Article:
Skip to main content Accessibility help
  • Print publication year: 2006
  • Online publication date: June 2012

1 - Introduction to the critical project



Immanuel Kant was one of the greatest thinkers in the history of philosophy. Unfortunately, he was not a good writer, and his works are very difficult to read. Not only did Kant write on most major philosophical problems – concerning knowledge, metaphysics, ethics, aesthetics, religion, law, and government – he also developed views of extreme depth and subtlety. Especially impressive is the way Kant unified his theories into a larger system, called an “architectonic.” Although he sometimes appears to stretch his ideas to fit them into his system, generally the unity in his views is not forced, and rests on philosophical principles.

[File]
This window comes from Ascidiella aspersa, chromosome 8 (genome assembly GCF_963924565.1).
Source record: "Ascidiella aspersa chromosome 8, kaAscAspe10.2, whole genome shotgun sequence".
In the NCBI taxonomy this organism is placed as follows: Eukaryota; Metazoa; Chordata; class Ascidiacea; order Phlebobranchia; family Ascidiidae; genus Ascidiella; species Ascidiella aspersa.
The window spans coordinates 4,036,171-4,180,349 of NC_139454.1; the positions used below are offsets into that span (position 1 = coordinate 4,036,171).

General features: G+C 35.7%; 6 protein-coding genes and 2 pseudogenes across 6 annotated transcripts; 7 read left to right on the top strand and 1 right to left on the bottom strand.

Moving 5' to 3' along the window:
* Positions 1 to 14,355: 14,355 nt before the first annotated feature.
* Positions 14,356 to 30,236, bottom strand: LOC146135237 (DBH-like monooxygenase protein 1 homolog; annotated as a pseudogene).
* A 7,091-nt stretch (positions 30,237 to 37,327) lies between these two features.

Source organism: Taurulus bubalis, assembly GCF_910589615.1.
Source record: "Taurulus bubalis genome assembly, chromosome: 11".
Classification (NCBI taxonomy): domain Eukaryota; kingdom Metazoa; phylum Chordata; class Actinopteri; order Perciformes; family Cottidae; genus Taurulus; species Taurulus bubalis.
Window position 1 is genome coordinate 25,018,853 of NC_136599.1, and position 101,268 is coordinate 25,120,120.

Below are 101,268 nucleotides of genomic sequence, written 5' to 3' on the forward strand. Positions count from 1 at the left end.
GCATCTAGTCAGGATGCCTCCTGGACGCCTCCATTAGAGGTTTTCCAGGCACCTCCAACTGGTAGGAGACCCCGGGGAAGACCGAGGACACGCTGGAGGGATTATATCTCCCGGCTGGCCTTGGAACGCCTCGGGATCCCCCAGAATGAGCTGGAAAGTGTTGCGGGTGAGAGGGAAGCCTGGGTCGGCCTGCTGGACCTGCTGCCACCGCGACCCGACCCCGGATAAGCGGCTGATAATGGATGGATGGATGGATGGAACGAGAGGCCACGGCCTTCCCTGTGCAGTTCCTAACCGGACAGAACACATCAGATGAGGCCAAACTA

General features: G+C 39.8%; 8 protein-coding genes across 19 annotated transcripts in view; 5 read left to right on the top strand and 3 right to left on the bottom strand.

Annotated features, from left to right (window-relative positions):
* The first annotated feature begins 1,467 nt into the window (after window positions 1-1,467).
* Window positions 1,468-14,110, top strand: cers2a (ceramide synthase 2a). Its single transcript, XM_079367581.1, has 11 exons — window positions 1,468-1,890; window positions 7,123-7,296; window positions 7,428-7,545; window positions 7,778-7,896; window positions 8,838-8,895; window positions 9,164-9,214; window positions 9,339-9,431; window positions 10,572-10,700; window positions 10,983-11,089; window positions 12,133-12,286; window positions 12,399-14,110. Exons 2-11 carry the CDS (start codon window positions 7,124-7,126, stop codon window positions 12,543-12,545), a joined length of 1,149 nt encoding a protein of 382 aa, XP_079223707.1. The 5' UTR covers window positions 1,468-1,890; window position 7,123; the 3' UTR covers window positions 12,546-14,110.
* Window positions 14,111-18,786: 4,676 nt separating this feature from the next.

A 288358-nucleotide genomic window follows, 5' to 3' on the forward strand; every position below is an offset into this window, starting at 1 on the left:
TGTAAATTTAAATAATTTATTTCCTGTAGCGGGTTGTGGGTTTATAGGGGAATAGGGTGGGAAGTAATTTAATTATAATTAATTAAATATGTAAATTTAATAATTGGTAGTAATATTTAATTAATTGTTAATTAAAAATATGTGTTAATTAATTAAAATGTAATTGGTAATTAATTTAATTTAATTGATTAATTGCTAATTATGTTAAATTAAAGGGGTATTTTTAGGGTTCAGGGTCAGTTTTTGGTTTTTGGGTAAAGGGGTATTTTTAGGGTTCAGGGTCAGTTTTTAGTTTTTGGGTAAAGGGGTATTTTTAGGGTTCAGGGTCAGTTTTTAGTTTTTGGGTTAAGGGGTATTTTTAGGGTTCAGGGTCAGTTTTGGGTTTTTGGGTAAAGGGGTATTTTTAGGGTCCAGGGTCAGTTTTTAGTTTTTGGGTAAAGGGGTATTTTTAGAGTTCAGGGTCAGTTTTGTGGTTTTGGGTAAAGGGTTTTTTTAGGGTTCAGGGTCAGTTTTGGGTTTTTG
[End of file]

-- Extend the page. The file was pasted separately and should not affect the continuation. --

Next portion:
Kant lived from 1724 to 1804, during a period of enormous change in science, philosophy, and mathematics. Kant himself was neither a scientist nor a mathematician (although he did make a contribution to cosmology). Nonetheless he shared the hopes of predecessors such as Descartes and Locke to provide a philosophical foundation for the new physics. The scientific revolution, initiated by Copernicus's On the Revolutions of the Heavenly Spheres in 1543, put an end to the Aristotelian worldview that had reigned for almost 2000 years. The French philosopher René Descartes (1596–1650), a contemporary of Galileo (1564–1642), was the first to attempt a systematic theory of knowledge to support the Copernican astronomy. Descartes not only invented analytic geometry, he also developed his own physics and made important discoveries in optics, among them the sine law of refraction.